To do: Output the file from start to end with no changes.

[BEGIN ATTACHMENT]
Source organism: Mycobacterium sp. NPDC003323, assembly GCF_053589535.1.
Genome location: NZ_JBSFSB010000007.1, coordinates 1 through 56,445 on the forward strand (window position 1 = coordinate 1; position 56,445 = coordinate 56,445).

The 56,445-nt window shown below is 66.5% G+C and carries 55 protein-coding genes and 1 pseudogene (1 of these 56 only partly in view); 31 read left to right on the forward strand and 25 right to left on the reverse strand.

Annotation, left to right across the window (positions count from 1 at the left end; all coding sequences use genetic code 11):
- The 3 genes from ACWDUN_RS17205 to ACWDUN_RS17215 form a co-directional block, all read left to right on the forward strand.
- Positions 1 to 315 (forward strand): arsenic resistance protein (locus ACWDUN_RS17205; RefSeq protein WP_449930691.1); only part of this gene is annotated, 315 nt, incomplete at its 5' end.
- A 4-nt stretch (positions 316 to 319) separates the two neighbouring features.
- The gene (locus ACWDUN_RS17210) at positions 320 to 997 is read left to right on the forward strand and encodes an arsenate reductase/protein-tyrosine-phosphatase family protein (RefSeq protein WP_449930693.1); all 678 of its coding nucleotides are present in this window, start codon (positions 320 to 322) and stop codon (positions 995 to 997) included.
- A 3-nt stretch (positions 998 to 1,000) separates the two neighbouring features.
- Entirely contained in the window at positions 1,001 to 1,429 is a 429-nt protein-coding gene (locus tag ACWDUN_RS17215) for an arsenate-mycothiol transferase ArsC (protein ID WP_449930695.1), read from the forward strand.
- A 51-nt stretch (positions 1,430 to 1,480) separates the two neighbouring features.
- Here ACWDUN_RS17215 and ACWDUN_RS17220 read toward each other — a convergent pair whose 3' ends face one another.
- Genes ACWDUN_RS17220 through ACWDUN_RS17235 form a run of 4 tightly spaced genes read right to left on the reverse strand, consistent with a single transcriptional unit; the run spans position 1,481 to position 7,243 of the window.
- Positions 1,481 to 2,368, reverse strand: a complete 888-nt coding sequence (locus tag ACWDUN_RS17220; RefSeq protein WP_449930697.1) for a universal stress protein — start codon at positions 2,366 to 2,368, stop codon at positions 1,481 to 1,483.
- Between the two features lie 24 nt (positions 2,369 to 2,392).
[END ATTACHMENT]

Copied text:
Source organism: Mycobacterium sp. NPDC003323, assembly GCF_053589535.1.
Genome location: NZ_JBSFSB010000007.1, coordinates 1 through 56,445 on the forward strand (window position 1 = coordinate 1; position 56,445 = coordinate 56,445).

The 56,445-nt window shown below is 66.5% G+C and carries 55 protein-coding genes and 1 pseudogene (1 of these 56 only partly in view); 31 read left to right on the forward strand and 25 right to left on the reverse strand.

Annotation, left to right across the window (positions count from 1 at the left end; all coding sequences use genetic code 11):
- The 3 genes from ACWDUN_RS17205 to ACWDUN_RS17215 form a co-directional block, all read left to right on the forward strand.
- Positions 1 to 315 (forward strand): arsenic resistance protein (locus ACWDUN_RS17205; RefSeq protein WP_449930691.1); only part of this gene is annotated, 315 nt, incomplete at its 5' end.
- A 4-nt stretch (positions 316 to 319) separates the two neighbouring features.
- The gene (locus ACWDUN_RS17210) at positions 320 to 997 is read left to right on the forward strand and encodes an arsenate reductase/protein-tyrosine-phosphatase family protein (RefSeq protein WP_449930693.1); all 678 of its coding nucleotides are present in this window, start codon (positions 320 to 322) and stop codon (positions 995 to 997) included.
- A 3-nt stretch (positions 998 to 1,000) separates the two neighbouring features.
- Entirely contained in the window at positions 1,001 to 1,429 is a 429-nt protein-coding gene (locus tag ACWDUN_RS17215) for an arsenate-mycothiol transferase ArsC (protein ID WP_449930695.1), read from the forward strand.
- A 51-nt stretch (positions 1,430 to 1,480) separates the two neighbouring features.
- Here ACWDUN_RS17215 and ACWDUN_RS17220 read toward each other — a convergent pair whose 3' ends face one another.
- Genes ACWDUN_RS17220 through ACWDUN_RS17235 form a run of 4 tightly spaced genes read right to left on the reverse strand, consistent with a single transcriptional unit; the run spans position 1,481 to position 7,243 of the window.
- Positions 1,481 to 2,368, reverse strand: a complete 888-nt coding sequence (locus tag ACWDUN_RS17220; RefSeq protein WP_449930697.1) for a universal stress protein — start codon at positions 2,366 to 2,368, stop codon at positions 1,481 to 1,483.
- Between the two features lie 24 nt (positions 2,369 to 2,392).